The 4,700-acre Rum Creek wildfire in southern Oregon triggers evacuation orders and prompts Governor Kate Brown to issue an emergency order

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The growth of the 4,700-acre Rum Creek wildfire in Josephine County prompted Governor Kate Brown to invoke the emergency conflagration law Friday night.

The declaration allows the state’s Office of the Fire Marshal to assume a unified command, his office said Saturday. Local aid agencies were already there, he said.

The fire was started by lightning and grew dramatically overnight to cover 4,700 acres of forest land northwest of Grants Pass. The Josephine County Sheriff’s Office issued Level 3, 2 and 1 evacuation orders for homes near the fire, the governor’s office said.

“The Rum Creek Fire grew rapidly overnight, requiring additional resources to fight the fire and support the state’s response,” Brown said in a statement. “It’s a good reminder that conditions can change quickly and fire knows no bounds. It is important that all Oregonians be prepared, follow all evacuation orders, and continue to follow local and state fire regulations to keep our communities safe and our natural resources protected. .

After determining that the threat from the Rum Creek Fire exceeded the firefighting capabilities of local firefighting personnel and equipment, Brown’s office paved the way for the fire marshal to State to mobilize firefighters and equipment to help local resources fight the fire. More than 600 people are working to save lives and structures from the blaze, officials said Saturday morning.

The State Fire Marshal’s Office is enlisting four structural crews from Douglas, Linn, Clackamas and Lincoln counties to assist with the response. The teams are made up of 53 firefighters, 16 vehicles and 4 water supply personnel.

Firefighters worked through the night from Friday to Saturday to protect the area between the small communities of Rand and Galicia, fire officials said Saturday. Aerial reconnaissance on Saturday morning confirmed that no homes or structures in the area had burned down, they said.

The Rogue River is temporarily closed to rafting and boating in the area, to allow firefighters to operate freely. Rangers are stationed at the Hog Creek boat launch to warn boaters to leave the Rogue at this location and to prevent boaters from launching at this location.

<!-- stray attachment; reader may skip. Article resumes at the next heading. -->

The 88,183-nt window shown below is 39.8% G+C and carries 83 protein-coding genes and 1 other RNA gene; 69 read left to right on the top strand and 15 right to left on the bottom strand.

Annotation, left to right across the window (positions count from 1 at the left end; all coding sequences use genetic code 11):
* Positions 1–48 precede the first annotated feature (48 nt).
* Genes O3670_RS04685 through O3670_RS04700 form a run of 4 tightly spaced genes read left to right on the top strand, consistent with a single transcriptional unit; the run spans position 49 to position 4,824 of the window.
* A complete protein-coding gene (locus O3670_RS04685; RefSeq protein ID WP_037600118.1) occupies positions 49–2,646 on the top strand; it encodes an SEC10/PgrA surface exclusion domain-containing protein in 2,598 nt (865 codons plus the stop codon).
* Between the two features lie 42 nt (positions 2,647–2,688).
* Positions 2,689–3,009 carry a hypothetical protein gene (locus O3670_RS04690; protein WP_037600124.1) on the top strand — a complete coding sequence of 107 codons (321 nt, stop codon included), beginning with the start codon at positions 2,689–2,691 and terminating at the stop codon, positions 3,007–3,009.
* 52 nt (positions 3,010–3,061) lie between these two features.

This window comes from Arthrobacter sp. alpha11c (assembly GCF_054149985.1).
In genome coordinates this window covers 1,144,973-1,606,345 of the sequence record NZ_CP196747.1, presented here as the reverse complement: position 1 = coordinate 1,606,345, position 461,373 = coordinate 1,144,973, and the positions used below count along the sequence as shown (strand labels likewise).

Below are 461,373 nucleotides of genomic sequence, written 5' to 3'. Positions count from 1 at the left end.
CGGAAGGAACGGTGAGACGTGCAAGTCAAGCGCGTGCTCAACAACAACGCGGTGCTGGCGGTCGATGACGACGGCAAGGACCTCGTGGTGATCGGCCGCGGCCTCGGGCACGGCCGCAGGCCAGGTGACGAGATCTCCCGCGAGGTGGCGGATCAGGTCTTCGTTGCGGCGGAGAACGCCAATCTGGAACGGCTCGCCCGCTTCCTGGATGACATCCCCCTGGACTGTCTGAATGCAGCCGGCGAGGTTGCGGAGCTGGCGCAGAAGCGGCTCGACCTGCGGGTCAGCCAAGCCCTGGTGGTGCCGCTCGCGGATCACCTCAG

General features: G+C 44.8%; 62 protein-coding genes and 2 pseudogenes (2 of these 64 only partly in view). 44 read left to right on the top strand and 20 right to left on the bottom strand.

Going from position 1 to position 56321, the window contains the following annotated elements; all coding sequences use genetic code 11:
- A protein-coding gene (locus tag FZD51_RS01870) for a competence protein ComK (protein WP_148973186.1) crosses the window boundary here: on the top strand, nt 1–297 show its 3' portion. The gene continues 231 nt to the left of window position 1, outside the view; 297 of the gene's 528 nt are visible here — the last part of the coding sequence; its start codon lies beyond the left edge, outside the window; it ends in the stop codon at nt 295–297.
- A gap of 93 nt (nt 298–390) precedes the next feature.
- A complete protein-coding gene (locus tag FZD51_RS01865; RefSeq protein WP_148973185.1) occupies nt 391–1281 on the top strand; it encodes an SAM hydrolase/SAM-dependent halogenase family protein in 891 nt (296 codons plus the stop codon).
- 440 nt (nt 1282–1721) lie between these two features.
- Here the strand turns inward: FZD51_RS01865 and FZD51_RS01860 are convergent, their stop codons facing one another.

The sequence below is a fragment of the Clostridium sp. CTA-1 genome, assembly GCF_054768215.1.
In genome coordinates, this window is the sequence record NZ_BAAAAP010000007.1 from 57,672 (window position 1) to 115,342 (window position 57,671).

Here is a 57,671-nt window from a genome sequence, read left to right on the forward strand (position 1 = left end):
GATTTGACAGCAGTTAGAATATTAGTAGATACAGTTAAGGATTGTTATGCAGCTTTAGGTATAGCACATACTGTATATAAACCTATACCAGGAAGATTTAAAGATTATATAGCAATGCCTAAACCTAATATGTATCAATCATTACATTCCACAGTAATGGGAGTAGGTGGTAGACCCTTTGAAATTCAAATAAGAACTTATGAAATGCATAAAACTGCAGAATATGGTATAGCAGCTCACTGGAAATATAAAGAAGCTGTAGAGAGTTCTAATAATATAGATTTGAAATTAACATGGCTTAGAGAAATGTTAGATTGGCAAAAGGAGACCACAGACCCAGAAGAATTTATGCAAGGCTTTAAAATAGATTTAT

Thick, dangerous smoke lingers in the Illinois Valley south of the fire to the California border, including the Cave Junction area, and residents are asked to stay indoors after 2 p.m. Saturday, a warned Air Resources Advisor Amber Ortega. Smoke levels range from unhealthy to very unhealthy to dangerous, she said.

The blaze, which has been burning since mid-August, has claimed at least one life: Logan Taylor, a 25-year-old firefighter, died last week after being hit by a tree while battling the blaze, officials said.

The unincorporated community of Galicia was among those evacuated. The Grants Pass County Fairgrounds has been designated as an evacuation shelter, with space for people, their pets and livestock.

The progress of the fires has reached the banks of the Rogue River, according to an official report on Inciweb. The possibility of the fire “spotting” across the Rogue remains a big concern, especially at the confluence of Grave Creek, according to this report.

Level 3 “Go now!” the evacuation order applies to areas north of Belknap Gulch, along Little Stratton Creek, south of Angora Road and Lower Grave Creek Road, east of Rogue River and west of Tom East Creek, Hog Creek Road and Hog Creek.

–Betsy Hammond; [email protected]

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